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If a practical filter can't remove all unwanted frequency components like ideal filter, does that mean unwanted frequency component are still present after filtering?

how can we use such distorted output in practical use ?

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A real filter wont perfectly remove all unwanted frequencies. But then, a real $X_\mathrm{anything,whatever}$ won't do its job perfectly. The real world isn't perfect, you only get perfection in mathematics.

What's important though is that a filter can approximately remove the unwanted frequencies. For example if you have some interference at 100 kHz, then a simple 2nd-order lowpass filter at 20 kHz will not be able to remove that completely, but it will reduce its amplitude by more than 24 dB. If the signal you're interested in is strong enough, this smaller inteference level may then not bother you anymore. Or maybe it will still bother you and you therefore need to switch to a higher-order filter. Judging something like this and deciding which filter is most appropriate for the application is the bread and butter of linear signal processing.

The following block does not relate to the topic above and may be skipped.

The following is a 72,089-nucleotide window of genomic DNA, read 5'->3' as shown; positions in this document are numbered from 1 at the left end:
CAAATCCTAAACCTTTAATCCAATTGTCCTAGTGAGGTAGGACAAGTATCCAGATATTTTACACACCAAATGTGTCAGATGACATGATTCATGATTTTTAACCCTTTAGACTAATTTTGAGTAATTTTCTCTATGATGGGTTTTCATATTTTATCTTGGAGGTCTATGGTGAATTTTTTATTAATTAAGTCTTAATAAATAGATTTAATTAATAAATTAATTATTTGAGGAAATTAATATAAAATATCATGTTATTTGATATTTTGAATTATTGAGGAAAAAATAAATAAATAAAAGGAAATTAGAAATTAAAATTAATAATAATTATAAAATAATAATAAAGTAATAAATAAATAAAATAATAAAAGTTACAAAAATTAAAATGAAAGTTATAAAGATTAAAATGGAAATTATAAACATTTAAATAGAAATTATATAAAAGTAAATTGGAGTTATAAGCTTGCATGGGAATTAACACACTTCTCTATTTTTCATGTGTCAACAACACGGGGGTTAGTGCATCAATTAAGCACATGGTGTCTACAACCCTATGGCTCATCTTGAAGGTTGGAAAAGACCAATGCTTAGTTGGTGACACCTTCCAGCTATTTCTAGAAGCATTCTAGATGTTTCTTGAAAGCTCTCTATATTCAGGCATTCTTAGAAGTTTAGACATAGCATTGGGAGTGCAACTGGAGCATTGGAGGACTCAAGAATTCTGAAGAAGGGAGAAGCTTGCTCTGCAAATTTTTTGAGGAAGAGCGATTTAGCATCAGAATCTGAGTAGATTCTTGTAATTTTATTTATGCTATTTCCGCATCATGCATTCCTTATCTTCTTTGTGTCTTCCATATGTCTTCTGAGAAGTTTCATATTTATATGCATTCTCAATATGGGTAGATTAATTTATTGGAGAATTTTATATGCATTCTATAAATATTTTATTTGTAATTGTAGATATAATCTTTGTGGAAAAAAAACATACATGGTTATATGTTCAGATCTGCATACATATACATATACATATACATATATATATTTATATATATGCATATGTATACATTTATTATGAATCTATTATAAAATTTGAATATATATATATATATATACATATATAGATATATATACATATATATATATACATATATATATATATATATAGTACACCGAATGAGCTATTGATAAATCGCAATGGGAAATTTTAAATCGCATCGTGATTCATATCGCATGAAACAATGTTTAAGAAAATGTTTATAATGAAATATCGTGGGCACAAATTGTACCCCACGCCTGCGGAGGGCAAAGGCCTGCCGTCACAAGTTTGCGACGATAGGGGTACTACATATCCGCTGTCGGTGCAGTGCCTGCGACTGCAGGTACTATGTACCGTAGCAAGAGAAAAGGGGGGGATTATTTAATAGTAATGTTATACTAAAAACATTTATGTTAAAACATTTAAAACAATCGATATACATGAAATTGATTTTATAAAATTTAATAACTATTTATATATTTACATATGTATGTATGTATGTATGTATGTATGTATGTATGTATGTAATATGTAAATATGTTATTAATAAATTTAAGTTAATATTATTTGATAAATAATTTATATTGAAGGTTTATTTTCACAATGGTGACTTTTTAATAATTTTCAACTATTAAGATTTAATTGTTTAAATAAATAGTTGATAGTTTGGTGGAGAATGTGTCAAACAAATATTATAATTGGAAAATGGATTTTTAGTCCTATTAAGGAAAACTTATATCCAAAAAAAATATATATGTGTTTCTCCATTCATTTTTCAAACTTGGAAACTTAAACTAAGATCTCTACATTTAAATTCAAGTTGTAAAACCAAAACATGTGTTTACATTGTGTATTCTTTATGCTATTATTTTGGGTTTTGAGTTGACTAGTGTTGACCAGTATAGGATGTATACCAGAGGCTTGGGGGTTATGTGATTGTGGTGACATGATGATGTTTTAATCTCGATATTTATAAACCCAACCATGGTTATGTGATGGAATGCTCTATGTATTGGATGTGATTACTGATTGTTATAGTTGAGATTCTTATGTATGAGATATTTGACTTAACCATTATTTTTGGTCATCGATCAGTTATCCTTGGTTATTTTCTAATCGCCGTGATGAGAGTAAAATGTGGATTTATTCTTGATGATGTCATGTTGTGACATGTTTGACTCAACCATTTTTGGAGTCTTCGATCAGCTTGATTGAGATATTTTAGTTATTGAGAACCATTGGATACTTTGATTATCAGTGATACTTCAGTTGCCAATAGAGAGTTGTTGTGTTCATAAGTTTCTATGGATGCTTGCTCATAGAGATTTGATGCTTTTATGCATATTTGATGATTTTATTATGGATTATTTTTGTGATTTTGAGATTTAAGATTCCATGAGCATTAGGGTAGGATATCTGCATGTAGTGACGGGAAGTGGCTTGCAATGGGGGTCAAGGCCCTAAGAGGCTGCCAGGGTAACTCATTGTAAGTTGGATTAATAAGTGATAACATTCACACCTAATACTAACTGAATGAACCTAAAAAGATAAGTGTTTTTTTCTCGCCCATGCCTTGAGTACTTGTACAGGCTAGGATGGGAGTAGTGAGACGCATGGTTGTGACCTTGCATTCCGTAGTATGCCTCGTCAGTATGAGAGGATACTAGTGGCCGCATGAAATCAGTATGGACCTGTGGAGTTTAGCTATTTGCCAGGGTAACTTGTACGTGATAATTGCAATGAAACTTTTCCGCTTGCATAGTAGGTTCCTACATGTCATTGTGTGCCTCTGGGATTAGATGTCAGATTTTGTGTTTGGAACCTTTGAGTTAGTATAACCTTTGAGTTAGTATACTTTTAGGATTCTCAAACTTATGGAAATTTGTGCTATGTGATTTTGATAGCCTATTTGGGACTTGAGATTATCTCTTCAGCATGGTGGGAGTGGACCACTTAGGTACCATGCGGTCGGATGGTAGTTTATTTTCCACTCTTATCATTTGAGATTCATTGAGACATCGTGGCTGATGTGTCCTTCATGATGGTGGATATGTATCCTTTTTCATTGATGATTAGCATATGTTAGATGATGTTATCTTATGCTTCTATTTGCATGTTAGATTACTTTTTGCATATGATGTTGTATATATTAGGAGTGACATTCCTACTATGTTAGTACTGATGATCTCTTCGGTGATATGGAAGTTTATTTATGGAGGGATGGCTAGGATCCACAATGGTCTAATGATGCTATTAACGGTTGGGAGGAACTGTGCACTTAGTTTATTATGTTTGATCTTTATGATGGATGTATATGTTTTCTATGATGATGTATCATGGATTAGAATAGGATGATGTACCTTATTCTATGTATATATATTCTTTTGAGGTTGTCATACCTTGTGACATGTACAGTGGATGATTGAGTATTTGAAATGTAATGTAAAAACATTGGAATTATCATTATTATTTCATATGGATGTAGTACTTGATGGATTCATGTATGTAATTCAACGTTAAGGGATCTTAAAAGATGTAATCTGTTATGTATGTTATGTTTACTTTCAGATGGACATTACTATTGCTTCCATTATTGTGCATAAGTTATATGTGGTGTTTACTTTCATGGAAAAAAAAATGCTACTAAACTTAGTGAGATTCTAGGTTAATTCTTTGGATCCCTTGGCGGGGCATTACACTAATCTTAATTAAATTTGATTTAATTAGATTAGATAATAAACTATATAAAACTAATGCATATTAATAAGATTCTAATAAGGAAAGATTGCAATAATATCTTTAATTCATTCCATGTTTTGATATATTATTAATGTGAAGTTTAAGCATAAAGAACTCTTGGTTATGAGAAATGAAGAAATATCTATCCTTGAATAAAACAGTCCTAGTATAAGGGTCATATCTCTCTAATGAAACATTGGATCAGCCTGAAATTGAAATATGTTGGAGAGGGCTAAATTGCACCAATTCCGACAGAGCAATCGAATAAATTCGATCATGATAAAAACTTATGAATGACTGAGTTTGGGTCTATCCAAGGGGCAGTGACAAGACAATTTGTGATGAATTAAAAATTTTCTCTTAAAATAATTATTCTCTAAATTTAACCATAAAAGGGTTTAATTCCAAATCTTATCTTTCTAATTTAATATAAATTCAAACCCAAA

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You can increase the order of the practical filter to obtain an ideal filter like behavior. Example: an ideal rectangular filter's magnitude response can be accurately approximated by a high-order (6th or 7th) Butterworth or Chebyshev Filter.

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  • $\begingroup$ I have same question brother still not finding answer $\endgroup$ – user48391 Oct 7 '18 at 3:23
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Filtering has 2 sides. Decreasing what you don’t want and increasing what you do want. It’s a game of gain. It’s not a situation where anything less than infinite SNR gain, which is perfect elimination, isn’t useful. Perfect filters aren’t required.

If the achievable gain of a filter is insufficient, you look someplace else like increasing the power of a transmitter or finding a code that has gain.

At some point no more gain is possible and the limit of a system is reached. Signal Processing isn’t magic.

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